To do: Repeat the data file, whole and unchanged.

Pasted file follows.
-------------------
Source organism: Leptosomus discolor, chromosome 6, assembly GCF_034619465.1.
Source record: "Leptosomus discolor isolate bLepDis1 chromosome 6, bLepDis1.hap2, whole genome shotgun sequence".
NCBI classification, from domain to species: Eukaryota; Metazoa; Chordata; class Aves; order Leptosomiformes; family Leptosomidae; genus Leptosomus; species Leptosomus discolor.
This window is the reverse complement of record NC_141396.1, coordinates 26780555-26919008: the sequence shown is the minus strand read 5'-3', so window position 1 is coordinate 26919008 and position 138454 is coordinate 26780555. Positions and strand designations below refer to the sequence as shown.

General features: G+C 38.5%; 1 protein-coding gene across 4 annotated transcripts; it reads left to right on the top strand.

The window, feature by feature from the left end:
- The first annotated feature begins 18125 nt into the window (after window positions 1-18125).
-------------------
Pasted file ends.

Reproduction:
Source organism: Leptosomus discolor, chromosome 6, assembly GCF_034619465.1.
Source record: "Leptosomus discolor isolate bLepDis1 chromosome 6, bLepDis1.hap2, whole genome shotgun sequence".
NCBI classification, from domain to species: Eukaryota; Metazoa; Chordata; class Aves; order Leptosomiformes; family Leptosomidae; genus Leptosomus; species Leptosomus discolor.
This window is the reverse complement of record NC_141396.1, coordinates 26780555-26919008: the sequence shown is the minus strand read 5'-3', so window position 1 is coordinate 26919008 and position 138454 is coordinate 26780555. Positions and strand designations below refer to the sequence as shown.

General features: G+C 38.5%; 1 protein-coding gene across 4 annotated transcripts; it reads left to right on the top strand.

The window, feature by feature from the left end:
- The first annotated feature begins 18125 nt into the window (after window positions 1-18125).